About 18 months ago, we wrote an article titled “Do Cryptoassets Deserve a Place in Your Portfolio? The Case or Digital Assets as an Asset Class” exploring the textbook features of an “asset class” and concluded that “digital assets offer a differentiated risk-reward profile from more traditional asset classes…there’s a compelling case for readers to consider an allocation to cryptoassets in their own portfolios.”
Against the backdrop of the COVID-19 pandemic and the resulting turmoil in global economies and financial markets, we wanted to update whether our initial research still holds and whether the fundamental investment case for Bitcoin, and cryptoassets more broadly, remains compelling.
If you’re asking a classic institutional investor what keeps them from investing in Bitcoin and other digital assets, they’d often cite the lack of a consensus valuation framework, the high levels of volatility, and concerns about potential correlation with more traditional investments.
1) The Lack of a Consensus Valuation Framework
In contrast to discounted cash flows with financial projects and equities comparable property analysis in real estate, there’s still no consensus on the best way to conceptualize the underlying value of different cryptoassets. That said, there are several strong contenders that value-focused investors may want to consider in concert.
One valuation framework that has garnered plenty of attention ahead of Bitcoin’s highly-anticipated, once-every-four-year “halving” of miner rewards is the so-called stock-to-flow (S2F) model. Perhaps the most basic of the valuation methods, the S2F model treats Bitcoin like other “store of value” commodities like gold, silver, and platinum, whose value comes from their relative scarcity. By comparing the current supply against the flow of new supply added, we can get an objective measure of how “hard” and scarce different assets are, and by extension, a potential target price:
While the S2F model has proven to be fairly accurate to date, it does give potentially overly bullish valuation levels, such as a single Bitcoin being “worth” about $1,000,000 in about five years, at which point Bitcoin alone would be worth about half of the current value of the US stock market, the world’s largest.
Perhaps a more traditional economic valuation model is the MV=PQ framework. In the words of author and venture capitalist Chris Burniske, “A cryptoasset valuation is largely comprised of solving for M, where M = PQ / V. M is the size of the monetary base necessary to support a cryptoeconomy of size PQ, at velocity V.” In other words, to value any digital asset, an investor just needs to project the size of its annualized total addressable market (PQ) and divide by how frequently that asset changes hands (V).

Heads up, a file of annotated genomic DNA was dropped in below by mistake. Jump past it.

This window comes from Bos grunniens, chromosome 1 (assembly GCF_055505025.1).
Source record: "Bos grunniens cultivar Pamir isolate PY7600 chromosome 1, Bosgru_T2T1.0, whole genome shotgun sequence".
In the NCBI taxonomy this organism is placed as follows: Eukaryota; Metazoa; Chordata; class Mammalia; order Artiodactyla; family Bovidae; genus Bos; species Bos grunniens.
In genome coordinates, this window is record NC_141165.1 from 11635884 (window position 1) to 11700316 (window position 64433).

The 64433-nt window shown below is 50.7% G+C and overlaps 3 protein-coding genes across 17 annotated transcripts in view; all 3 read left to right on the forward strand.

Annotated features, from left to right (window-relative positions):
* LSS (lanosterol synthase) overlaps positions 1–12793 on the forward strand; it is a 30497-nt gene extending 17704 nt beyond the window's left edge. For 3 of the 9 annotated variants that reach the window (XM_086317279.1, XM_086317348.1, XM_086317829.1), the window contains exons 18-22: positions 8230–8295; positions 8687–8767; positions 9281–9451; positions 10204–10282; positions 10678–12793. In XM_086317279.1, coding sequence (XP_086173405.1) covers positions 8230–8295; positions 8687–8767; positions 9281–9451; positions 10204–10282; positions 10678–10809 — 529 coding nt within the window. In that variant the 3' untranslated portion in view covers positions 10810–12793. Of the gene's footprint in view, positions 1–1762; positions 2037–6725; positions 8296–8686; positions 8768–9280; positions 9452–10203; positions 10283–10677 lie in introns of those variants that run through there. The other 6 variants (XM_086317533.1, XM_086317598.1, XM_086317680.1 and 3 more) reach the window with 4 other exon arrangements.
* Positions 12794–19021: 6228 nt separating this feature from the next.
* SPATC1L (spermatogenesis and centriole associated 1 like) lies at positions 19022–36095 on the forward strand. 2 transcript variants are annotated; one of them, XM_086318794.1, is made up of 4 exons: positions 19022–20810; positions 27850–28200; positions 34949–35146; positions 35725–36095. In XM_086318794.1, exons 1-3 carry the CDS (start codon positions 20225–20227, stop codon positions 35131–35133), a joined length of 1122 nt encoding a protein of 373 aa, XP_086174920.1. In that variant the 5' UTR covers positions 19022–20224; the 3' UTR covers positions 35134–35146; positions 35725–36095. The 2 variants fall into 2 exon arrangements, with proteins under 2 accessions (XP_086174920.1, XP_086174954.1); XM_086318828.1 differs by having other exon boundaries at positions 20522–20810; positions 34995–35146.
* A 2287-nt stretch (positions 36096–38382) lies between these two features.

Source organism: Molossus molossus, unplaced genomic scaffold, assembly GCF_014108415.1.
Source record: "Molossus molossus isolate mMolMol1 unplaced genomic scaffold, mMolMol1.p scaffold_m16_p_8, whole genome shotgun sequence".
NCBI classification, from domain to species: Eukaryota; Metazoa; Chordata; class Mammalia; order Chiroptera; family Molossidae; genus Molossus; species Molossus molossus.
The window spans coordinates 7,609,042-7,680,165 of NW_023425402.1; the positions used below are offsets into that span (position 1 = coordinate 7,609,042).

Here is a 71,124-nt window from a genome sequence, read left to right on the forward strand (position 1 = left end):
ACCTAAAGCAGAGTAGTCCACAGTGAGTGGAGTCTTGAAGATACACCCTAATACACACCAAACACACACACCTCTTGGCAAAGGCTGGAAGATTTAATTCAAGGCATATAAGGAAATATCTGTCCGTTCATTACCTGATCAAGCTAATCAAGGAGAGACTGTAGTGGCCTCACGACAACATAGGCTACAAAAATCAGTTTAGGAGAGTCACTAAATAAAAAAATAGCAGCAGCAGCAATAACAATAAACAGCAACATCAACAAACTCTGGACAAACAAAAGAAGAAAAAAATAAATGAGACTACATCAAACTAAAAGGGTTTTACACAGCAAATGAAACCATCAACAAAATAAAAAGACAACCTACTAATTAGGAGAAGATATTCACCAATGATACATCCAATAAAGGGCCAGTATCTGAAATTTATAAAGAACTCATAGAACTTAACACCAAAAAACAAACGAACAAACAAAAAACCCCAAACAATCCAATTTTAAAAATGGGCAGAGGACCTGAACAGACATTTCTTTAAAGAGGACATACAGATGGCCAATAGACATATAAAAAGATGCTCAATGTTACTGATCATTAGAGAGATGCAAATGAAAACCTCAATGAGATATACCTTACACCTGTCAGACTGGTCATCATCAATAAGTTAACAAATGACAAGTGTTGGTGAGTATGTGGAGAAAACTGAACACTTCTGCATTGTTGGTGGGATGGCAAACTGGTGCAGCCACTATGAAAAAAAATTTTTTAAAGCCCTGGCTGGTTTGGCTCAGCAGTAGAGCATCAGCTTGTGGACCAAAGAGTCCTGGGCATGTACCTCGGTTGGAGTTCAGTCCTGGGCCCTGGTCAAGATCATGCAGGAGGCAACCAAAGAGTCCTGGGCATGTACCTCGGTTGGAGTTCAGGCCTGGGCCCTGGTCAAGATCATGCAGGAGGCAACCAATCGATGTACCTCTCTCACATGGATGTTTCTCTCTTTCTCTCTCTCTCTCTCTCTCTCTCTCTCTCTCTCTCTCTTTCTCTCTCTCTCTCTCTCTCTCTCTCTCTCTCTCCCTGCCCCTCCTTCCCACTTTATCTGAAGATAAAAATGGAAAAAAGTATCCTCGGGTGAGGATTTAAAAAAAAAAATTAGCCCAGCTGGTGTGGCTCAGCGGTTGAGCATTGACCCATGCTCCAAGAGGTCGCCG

In a classic example, we could estimate that the total market for remittances is $500B/yr, that Bitcoin could/would/should eventually be used for 50% of the market, and that Bitcoin’s velocity for that purpose runs at 5 (buy/sells per year). In that case, the remittance market alone might be worth 50% * $500B / 5 = $50B in market cap; investors would then add on additional methods of utilizing Bitcoin, such as for investment purposes as a store of value, for illicit purchases, etc. Though seemingly ground in logical economic relationships, the uncertainty with estimating so many inputs can lead make it difficult to home in on a precise valuation using the PV=MQ equation.
Finally, market-derived valuation models can help quantify and adjust for investor sentiment. Like a classic price-to-earnings ratio in the stock market, the Network-Value-to-Transactions (NVT) ratio simply calculates the value of the network as a multiple of its daily (on-chain) transaction volume. As the chart below shows, Bitcoin usually trades in an NVT range between 40 and 80:
When the NVT ratio approaches the lower end of its range, it suggests that the value of the entire digital asset is trading at a historically low level relative to its usage, whereas a high ratio shows possible overvaluation relative to the fundamental underlying usage of the network. Unfortunately, more and more volume is moving “off-chain” so analysts may have to make adjustments to the classic NVT ratio to accurately determine value moving forward.